This non-fiction journey through six former British colonies is very timely, as five of them made the news this year: Hong Kong (protests); Kashmir (India revoking its special status); Burma (the Rohingya massacres and war crimes charges in the Hague); Iraq (continuing unrest and instability) and Sudan (protests and the ouster of longtime dictator, Omar al-Bashir). The sixth country, Nigeria, has thankfully had a relatively quiet 2019.
Kwarteng’s overall thesis is that the British governed their colonies on an ad hoc basis, with policy being determined by the particular colonial officer who rose to power in each colony, and changing when that officer changed. He explores the thesis colony by colony, showing us how the events in each particular location have largely contributed to the current instability there. For example, in Hong Kong, he traced how uninterested the British were in giving democratic rights to the populace until the Thatcher years, ie: right before the scheduled handover to China. Not only did this mean that democratic ideals hadn’t had a chance to take any foothold before the handover, but it also strained relations between China and the West because China saw it as an underhanded move aimed at the Chinese state as opposed to a real belief in democracy. It’s a really interesting history to look back on now as protests seeking more automony are rocking Hong Kong. The other countries are equally interesting and throws the recent events in those countries into a new light.
The criticisms I read of this book tended to focus on either a) Kwarteng apologizing for/excusing the British; and/or b) the history not being fulsome enough (leaving out India, choosing these particular countries rather than others, etc.). I don’t find either of these criticisms particular compelling. Firstly, I didn’t read anything in this book as apologizing for the British- to the contrary, the impacts of the decisions the British made are often appalling, and Kwarteng traces these lines neatly- this accords blame not absolves it. Secondly, the complaint about this book not being fulsome enough is ridiculous- the British Empire was huge, there is no way to address it in a single book. If you have an interest in India or other colonies specifically, I’m sure there’s a book out there that gets into it, and you can read that book with Kwarteng’s thesis in mind- see if it fits there too (or write your own book about it!).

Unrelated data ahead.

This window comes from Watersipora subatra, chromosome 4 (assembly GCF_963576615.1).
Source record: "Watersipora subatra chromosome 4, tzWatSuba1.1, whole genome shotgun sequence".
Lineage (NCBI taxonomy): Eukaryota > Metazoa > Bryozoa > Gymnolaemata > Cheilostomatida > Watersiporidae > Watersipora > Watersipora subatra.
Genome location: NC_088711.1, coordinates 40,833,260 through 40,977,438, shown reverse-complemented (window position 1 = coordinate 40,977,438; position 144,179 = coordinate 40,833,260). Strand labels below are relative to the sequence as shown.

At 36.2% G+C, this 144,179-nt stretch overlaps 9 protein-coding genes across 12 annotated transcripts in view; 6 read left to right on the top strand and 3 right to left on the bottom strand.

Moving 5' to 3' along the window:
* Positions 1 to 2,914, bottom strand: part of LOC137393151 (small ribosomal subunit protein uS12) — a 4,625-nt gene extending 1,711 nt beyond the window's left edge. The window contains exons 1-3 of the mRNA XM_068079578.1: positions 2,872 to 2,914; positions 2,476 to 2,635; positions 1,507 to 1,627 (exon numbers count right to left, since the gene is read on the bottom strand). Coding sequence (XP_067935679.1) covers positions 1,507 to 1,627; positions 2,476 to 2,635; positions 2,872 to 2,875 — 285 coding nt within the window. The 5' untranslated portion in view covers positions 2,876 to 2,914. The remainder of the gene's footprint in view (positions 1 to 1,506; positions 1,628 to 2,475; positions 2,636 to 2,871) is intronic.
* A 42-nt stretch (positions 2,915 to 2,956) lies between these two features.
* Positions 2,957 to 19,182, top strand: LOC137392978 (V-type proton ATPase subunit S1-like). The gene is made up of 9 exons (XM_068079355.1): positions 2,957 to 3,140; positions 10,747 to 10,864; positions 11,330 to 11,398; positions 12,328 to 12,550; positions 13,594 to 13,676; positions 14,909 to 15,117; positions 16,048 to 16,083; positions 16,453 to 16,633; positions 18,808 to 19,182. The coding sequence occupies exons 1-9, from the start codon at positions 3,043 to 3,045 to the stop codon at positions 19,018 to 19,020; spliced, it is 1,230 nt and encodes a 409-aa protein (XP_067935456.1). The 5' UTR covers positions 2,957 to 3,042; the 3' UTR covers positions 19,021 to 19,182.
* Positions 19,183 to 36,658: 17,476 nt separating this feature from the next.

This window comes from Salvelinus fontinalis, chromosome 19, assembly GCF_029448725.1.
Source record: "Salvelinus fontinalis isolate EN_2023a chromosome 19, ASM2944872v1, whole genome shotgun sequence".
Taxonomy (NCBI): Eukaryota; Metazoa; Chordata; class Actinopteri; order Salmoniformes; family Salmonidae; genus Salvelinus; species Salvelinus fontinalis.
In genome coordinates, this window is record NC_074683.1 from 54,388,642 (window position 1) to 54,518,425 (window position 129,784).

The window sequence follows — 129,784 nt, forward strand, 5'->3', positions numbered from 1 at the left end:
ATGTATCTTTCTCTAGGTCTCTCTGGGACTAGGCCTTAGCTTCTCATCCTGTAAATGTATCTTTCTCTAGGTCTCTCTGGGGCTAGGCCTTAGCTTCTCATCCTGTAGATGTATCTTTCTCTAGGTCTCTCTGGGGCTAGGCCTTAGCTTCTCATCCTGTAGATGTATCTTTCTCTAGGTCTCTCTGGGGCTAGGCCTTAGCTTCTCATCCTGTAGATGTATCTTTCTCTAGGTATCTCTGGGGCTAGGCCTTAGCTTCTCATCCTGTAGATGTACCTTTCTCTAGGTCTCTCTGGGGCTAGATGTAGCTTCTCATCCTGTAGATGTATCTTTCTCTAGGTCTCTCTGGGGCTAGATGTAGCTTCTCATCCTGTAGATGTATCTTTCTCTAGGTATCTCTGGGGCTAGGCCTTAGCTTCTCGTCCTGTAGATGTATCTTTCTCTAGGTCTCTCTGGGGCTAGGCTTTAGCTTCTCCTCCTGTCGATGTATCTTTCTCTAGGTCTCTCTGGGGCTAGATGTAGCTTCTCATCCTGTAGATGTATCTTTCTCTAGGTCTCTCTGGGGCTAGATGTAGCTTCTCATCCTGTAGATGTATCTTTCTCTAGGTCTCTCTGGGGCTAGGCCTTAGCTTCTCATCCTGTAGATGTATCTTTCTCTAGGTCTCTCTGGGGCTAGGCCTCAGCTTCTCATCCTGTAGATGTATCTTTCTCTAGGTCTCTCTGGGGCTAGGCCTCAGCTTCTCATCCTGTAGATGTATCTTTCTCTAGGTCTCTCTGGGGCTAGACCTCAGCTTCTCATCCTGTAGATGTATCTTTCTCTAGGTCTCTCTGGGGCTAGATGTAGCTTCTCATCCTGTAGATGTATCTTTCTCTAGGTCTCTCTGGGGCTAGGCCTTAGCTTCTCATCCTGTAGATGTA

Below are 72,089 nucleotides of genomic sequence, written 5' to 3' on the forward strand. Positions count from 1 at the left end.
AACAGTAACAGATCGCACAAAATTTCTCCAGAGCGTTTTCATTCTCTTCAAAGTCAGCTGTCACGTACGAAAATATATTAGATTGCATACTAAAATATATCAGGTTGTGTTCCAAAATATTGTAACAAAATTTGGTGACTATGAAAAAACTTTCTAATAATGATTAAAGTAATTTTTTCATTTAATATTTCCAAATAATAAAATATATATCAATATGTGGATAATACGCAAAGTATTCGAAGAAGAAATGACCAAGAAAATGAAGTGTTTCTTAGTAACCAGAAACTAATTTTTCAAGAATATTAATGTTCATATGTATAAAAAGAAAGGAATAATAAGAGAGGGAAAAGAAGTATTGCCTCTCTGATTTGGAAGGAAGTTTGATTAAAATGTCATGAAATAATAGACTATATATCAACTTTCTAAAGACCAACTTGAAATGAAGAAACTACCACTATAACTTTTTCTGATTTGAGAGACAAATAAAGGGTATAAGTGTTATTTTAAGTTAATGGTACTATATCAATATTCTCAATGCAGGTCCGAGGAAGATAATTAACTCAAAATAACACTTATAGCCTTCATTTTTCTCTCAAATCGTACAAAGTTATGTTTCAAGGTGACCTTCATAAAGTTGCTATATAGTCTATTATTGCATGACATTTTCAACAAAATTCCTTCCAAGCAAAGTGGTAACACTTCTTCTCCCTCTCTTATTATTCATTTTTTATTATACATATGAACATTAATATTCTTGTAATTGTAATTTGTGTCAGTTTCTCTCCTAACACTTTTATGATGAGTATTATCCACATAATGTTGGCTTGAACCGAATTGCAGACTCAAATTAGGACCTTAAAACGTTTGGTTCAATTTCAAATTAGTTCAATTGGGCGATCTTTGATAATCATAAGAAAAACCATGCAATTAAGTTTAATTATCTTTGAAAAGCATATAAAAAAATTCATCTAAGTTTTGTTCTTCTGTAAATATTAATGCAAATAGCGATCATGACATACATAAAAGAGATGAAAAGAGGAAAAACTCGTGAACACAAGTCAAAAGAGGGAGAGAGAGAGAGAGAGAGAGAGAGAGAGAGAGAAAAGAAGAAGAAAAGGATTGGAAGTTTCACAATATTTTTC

My only criticism is that I find with most non-fiction books- its hard to keep interest piqued through a long non-fiction book. Parts of this were slower and I had to really focus, but the subject matter still feels important, and I’m glad I worked through those parts- the background knowledge I gained is more than just obliquely interesting; it actually helps me better understand current events in these six places.